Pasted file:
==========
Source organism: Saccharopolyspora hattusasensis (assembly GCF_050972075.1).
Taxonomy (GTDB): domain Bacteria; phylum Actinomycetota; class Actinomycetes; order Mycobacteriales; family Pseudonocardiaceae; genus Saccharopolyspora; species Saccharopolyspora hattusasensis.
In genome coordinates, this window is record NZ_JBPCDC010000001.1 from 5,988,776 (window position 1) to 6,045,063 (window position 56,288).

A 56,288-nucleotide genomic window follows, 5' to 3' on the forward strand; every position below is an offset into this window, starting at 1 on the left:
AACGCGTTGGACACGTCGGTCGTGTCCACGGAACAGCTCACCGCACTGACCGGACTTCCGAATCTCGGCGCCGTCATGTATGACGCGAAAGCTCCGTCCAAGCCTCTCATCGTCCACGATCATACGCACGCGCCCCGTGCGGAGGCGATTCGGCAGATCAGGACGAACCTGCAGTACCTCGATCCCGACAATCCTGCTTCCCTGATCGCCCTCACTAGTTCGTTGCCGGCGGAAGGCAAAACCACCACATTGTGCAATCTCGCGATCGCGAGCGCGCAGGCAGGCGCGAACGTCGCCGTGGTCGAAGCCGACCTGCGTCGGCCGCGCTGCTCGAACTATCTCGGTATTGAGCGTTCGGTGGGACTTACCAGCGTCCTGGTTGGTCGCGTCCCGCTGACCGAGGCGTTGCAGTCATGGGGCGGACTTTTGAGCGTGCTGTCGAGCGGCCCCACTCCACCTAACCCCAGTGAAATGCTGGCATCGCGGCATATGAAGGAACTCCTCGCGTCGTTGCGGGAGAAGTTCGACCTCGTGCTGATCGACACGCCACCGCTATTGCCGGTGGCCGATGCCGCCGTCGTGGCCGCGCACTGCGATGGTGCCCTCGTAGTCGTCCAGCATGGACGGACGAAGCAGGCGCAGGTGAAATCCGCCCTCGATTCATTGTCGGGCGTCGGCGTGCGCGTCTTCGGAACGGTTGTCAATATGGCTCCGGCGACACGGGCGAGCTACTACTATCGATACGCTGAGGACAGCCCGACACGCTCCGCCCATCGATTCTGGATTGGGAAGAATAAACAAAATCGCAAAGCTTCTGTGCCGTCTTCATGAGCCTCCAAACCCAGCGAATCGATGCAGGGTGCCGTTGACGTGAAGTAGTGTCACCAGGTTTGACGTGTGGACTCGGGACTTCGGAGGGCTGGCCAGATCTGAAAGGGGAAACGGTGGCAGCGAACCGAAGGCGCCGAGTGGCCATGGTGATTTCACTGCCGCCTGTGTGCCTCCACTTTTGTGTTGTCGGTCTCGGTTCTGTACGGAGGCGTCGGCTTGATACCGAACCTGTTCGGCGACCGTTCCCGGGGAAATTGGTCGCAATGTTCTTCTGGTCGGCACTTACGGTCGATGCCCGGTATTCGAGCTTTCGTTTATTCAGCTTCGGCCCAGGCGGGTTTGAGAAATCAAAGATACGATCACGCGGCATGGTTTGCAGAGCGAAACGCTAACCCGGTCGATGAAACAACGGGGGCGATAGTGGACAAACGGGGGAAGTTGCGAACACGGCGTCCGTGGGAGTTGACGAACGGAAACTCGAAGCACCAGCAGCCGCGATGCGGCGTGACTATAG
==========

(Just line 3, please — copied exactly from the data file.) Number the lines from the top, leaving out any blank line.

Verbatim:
In genome coordinates, this window is record NZ_JBPCDC010000001.1 from 5,988,776 (window position 1) to 6,045,063 (window position 56,288).